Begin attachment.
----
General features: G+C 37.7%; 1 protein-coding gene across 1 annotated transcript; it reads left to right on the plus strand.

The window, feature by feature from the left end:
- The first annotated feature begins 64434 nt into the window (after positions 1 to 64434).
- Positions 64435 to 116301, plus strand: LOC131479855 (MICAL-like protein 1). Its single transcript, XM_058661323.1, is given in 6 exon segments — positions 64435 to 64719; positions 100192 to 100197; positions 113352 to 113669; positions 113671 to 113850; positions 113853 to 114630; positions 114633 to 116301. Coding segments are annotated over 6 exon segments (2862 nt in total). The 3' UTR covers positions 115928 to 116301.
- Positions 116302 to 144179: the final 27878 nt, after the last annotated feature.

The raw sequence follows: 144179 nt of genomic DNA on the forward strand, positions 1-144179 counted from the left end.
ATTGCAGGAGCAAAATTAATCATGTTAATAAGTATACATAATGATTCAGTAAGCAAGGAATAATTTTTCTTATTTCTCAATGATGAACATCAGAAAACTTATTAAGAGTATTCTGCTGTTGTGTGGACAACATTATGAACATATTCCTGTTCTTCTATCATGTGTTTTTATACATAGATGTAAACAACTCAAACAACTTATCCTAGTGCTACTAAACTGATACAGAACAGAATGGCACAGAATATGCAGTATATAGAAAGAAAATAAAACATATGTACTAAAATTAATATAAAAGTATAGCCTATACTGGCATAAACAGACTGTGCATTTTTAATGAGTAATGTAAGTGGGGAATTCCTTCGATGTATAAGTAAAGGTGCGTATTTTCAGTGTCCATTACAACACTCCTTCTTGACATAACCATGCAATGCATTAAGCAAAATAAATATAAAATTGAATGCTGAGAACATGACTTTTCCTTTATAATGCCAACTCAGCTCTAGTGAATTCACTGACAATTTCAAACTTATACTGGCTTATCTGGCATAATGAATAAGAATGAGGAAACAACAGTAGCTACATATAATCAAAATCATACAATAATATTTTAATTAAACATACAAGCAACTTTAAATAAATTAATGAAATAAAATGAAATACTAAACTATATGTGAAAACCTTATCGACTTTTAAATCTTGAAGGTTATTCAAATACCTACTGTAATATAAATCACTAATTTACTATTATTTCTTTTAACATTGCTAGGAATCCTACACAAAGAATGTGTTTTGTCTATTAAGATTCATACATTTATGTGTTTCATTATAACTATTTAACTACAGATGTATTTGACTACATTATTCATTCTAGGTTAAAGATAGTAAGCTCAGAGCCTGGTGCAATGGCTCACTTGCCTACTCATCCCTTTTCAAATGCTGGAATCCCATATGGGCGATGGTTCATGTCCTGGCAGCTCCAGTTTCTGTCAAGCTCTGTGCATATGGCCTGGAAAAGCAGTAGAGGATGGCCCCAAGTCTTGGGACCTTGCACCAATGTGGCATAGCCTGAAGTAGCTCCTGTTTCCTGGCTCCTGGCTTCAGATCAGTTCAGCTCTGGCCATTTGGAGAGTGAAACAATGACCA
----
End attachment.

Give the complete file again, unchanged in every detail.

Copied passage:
General features: G+C 37.7%; 1 protein-coding gene across 1 annotated transcript; it reads left to right on the plus strand.

The window, feature by feature from the left end:
- The first annotated feature begins 64434 nt into the window (after positions 1 to 64434).
- Positions 64435 to 116301, plus strand: LOC131479855 (MICAL-like protein 1). Its single transcript, XM_058661323.1, is given in 6 exon segments — positions 64435 to 64719; positions 100192 to 100197; positions 113352 to 113669; positions 113671 to 113850; positions 113853 to 114630; positions 114633 to 116301. Coding segments are annotated over 6 exon segments (2862 nt in total). The 3' UTR covers positions 115928 to 116301.
- Positions 116302 to 144179: the final 27878 nt, after the last annotated feature.

The raw sequence follows: 144179 nt of genomic DNA on the forward strand, positions 1-144179 counted from the left end.
ATTGCAGGAGCAAAATTAATCATGTTAATAAGTATACATAATGATTCAGTAAGCAAGGAATAATTTTTCTTATTTCTCAATGATGAACATCAGAAAACTTATTAAGAGTATTCTGCTGTTGTGTGGACAACATTATGAACATATTCCTGTTCTTCTATCATGTGTTTTTATACATAGATGTAAACAACTCAAACAACTTATCCTAGTGCTACTAAACTGATACAGAACAGAATGGCACAGAATATGCAGTATATAGAAAGAAAATAAAACATATGTACTAAAATTAATATAAAAGTATAGCCTATACTGGCATAAACAGACTGTGCATTTTTAATGAGTAATGTAAGTGGGGAATTCCTTCGATGTATAAGTAAAGGTGCGTATTTTCAGTGTCCATTACAACACTCCTTCTTGACATAACCATGCAATGCATTAAGCAAAATAAATATAAAATTGAATGCTGAGAACATGACTTTTCCTTTATAATGCCAACTCAGCTCTAGTGAATTCACTGACAATTTCAAACTTATACTGGCTTATCTGGCATAATGAATAAGAATGAGGAAACAACAGTAGCTACATATAATCAAAATCATACAATAATATTTTAATTAAACATACAAGCAACTTTAAATAAATTAATGAAATAAAATGAAATACTAAACTATATGTGAAAACCTTATCGACTTTTAAATCTTGAAGGTTATTCAAATACCTACTGTAATATAAATCACTAATTTACTATTATTTCTTTTAACATTGCTAGGAATCCTACACAAAGAATGTGTTTTGTCTATTAAGATTCATACATTTATGTGTTTCATTATAACTATTTAACTACAGATGTATTTGACTACATTATTCATTCTAGGTTAAAGATAGTAAGCTCAGAGCCTGGTGCAATGGCTCACTTGCCTACTCATCCCTTTTCAAATGCTGGAATCCCATATGGGCGATGGTTCATGTCCTGGCAGCTCCAGTTTCTGTCAAGCTCTGTGCATATGGCCTGGAAAAGCAGTAGAGGATGGCCCCAAGTCTTGGGACCTTGCACCAATGTGGCATAGCCTGAAGTAGCTCCTGTTTCCTGGCTCCTGGCTTCAGATCAGTTCAGCTCTGGCCATTTGGAGAGTGAAACAATGACCA